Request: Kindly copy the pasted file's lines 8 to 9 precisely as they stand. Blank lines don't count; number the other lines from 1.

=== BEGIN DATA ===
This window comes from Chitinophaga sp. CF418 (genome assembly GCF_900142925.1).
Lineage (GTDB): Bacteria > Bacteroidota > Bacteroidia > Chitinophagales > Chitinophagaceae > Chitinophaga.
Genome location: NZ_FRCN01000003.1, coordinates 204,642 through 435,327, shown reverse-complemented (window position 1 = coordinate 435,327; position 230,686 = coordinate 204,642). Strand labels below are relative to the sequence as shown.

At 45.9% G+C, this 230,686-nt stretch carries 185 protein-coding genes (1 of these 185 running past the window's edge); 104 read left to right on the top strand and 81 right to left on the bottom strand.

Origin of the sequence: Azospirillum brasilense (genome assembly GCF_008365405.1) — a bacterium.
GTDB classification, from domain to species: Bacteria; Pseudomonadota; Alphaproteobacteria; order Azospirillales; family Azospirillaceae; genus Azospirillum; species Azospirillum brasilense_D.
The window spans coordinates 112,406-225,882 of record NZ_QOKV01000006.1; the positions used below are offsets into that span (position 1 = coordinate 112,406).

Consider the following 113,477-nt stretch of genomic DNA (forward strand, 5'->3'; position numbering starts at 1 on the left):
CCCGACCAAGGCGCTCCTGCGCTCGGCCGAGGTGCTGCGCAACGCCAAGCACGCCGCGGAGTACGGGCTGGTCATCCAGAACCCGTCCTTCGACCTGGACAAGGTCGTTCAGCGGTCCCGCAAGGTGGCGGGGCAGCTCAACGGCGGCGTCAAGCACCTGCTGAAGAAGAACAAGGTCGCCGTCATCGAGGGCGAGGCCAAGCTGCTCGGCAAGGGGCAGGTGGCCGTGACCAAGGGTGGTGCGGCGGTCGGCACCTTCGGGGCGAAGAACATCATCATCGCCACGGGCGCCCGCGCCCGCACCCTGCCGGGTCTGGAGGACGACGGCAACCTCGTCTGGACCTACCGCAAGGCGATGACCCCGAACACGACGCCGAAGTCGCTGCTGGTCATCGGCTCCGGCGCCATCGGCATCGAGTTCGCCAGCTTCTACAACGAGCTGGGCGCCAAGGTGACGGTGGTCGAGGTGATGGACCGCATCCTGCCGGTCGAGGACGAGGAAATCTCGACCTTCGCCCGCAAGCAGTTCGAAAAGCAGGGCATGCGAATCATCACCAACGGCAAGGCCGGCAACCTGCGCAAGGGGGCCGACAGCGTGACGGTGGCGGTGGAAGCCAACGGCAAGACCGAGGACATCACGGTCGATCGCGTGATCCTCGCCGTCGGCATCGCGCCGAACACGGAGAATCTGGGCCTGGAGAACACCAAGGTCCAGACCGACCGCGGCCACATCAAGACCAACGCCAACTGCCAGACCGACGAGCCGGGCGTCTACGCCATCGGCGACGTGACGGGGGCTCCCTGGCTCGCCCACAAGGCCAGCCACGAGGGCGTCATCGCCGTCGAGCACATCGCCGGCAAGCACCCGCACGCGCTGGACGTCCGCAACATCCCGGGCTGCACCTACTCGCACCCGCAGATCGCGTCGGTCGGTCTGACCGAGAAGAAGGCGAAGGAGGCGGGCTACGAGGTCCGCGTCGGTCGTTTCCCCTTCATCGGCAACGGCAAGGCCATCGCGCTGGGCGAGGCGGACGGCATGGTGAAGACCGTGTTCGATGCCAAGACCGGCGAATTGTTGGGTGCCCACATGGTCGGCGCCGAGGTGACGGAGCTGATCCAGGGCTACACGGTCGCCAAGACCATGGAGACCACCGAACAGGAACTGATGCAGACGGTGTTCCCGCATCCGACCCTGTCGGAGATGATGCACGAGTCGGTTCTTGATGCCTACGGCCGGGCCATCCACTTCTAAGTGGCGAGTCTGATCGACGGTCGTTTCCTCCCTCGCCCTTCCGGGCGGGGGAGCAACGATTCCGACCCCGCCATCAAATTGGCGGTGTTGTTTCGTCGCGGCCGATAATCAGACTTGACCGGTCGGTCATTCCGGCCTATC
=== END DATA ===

Consider the following 113,477-nt stretch of genomic DNA (forward strand, 5'->3'; position numbering starts at 1 on the left):
CCCGACCAAGGCGCTCCTGCGCTCGGCCGAGGTGCTGCGCAACGCCAAGCACGCCGCGGAGTACGGGCTGGTCATCCAGAACCCGTCCTTCGACCTGGACAAGGTCGTTCAGCGGTCCCGCAAGGTGGCGGGGCAGCTCAACGGCGGCGTCAAGCACCTGCTGAAGAAGAACAAGGTCGCCGTCATCGAGGGCGAGGCCAAGCTGCTCGGCAAGGGGCAGGTGGCCGTGACCAAGGGTGGTGCGGCGGTCGGCACCTTCGGGGCGAAGAACATCATCATCGCCACGGGCGCCCGCGCCCGCACCCTGCCGGGTCTGGAGGACGACGGCAACCTCGTCTGGACCTACCGCAAGGCGATGACCCCGAACACGACGCCGAAGTCGCTGCTGGTCATCGGCTCCGGCGCCATCGGCATCGAGTTCGCCAGCTTCTACAACGAGCTGGGCGCCAAGGTGACGGTGGTCGAGGTGATGGACCGCATCCTGCCGGTCGAGGACGAGGAAATCTCGACCTTCGCCCGCAAGCAGTTCGAAAAGCAGGGCATGCGAATCATCACCAACGGCAAGGCCGGCAACCTGCGCAAGGGGGCCGACAGCGTGACGGTGGCGGTGGAAGCCAACGGCAAGACCGAGGACATCACGGTCGATCGCGTGATCCTCGCCGTCGGCATCGCGCCGAACACGGAGAATCTGGGCCTGGAGAACACCAAGGTCCAGACCGACCGCGGCCACATCAAGACCAACGCCAACTGCCAGACCGACGAGCCGGGCGTCTACGCCATCGGCGACGTGACGGGGGCTCCCTGGCTCGCCCACAAGGCCAGCCACGAGGGCGTCATCGCCGTCGAGCACATCGCCGGCAAGCACCCGCACGCGCTGGACGTCCGCAACATCCCGGGCTGCACCTACTCGCACCCGCAGATCGCGTCGGTCGGTCTGACCGAGAAGAAGGCGAAGGAGGCGGGCTACGAGGTCCGCGTCGGTCGTTTCCCCTTCATCGGCAACGGCAAGGCCATCGCGCTGGGCGAGGCGGACGGCATGGTGAAGACCGTGTTCGATGCCAAGACCGGCGAATTGTTGGGTGCCCACATGGTCGGCGCCGAGGTGACGGAGCTGATCCAGGGCTACACGGTCGCCAAGACCATGGAGACCACCGAACAGGAACTGATGCAGACGGTGTTCCCGCATCCGACCCTGTCGGAGATGATGCACGAGTCGGTTCTTGATGCCTACGGCCGGGCCATCCACTTCTAAGTGGCGAGTCTGATCGACGGTCGTTTCCTCCCTCGCCCTTCCGGGCGGGGGAGCAACGATTCCGACCCCGCCATCAAATTGGCGGTGTTGTTTCGTCGCGGCCGATAATCAGACTTGACCGGTCGGTCATTCCGGCCTATC